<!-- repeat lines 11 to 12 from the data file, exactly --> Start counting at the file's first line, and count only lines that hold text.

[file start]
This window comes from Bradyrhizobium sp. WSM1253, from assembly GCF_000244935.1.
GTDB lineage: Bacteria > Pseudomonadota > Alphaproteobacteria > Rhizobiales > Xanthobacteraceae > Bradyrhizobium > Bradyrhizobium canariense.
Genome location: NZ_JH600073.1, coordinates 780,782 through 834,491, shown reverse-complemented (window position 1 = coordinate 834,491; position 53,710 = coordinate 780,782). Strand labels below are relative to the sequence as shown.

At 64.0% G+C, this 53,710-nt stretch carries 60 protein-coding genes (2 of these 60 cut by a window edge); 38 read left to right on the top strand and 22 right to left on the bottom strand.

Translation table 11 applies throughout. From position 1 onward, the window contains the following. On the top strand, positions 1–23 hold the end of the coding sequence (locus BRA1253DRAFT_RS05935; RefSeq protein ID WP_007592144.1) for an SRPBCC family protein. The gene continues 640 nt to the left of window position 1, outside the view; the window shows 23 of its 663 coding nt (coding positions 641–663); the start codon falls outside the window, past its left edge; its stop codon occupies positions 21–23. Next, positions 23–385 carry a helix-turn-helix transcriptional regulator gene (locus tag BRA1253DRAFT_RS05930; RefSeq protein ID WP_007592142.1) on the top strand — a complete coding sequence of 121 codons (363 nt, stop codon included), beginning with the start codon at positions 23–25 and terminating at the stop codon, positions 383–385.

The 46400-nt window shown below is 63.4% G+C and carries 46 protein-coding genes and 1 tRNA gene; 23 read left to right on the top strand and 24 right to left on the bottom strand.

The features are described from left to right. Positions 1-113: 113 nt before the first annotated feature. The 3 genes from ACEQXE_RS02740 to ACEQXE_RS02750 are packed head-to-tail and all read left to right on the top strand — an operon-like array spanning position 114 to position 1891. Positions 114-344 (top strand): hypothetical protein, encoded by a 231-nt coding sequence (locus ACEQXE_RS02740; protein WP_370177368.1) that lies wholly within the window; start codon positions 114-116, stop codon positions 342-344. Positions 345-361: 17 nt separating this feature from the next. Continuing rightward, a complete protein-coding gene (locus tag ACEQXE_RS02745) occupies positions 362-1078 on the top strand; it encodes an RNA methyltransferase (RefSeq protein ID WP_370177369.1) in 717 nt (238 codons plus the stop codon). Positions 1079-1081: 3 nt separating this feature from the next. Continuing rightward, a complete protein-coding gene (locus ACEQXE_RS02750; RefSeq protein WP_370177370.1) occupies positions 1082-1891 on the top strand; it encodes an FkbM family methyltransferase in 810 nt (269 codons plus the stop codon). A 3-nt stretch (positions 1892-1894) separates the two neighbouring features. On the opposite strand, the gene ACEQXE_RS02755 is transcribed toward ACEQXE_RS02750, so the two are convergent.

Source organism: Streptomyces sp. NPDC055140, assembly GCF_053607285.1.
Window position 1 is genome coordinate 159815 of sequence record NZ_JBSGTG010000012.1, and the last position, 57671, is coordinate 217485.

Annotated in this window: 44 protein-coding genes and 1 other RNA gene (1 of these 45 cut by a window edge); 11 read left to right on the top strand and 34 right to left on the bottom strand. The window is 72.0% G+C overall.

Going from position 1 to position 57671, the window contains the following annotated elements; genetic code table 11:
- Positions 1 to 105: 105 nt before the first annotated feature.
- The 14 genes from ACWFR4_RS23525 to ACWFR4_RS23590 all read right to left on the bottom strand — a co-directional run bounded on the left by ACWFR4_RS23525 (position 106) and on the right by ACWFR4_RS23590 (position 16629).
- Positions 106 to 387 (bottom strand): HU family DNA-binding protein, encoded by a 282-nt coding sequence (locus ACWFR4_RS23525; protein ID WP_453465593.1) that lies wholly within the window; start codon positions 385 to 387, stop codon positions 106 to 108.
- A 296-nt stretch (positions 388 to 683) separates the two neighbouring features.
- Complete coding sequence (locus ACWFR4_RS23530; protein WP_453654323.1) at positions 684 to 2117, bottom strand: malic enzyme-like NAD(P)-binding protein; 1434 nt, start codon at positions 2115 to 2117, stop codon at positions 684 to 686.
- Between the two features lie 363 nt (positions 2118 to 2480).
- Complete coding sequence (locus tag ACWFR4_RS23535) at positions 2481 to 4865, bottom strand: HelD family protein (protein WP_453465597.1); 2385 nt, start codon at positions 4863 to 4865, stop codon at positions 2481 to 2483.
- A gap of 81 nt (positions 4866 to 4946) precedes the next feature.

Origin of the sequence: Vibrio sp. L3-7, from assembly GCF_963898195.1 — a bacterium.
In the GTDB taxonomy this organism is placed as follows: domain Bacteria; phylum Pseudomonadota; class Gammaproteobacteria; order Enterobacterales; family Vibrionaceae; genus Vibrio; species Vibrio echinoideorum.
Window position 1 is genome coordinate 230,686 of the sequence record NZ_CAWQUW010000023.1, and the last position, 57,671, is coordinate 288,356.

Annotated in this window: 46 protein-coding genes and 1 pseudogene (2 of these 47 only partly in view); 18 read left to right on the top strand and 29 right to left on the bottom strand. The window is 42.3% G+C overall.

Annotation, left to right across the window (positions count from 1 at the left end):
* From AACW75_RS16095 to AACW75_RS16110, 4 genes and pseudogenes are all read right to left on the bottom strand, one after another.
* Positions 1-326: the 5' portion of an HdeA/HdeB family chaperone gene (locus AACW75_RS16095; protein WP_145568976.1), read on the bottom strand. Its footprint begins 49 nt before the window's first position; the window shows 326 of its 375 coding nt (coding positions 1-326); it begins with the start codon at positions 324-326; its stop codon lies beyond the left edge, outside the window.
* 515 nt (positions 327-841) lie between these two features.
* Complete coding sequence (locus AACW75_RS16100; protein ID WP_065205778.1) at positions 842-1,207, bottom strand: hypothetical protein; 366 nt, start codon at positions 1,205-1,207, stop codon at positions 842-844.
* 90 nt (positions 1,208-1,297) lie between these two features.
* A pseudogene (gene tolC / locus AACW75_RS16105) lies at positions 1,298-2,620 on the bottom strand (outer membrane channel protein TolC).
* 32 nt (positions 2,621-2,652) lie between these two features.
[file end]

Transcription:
Going from position 1 to position 57671, the window contains the following annotated elements; genetic code table 11:
- Positions 1 to 105: 105 nt before the first annotated feature.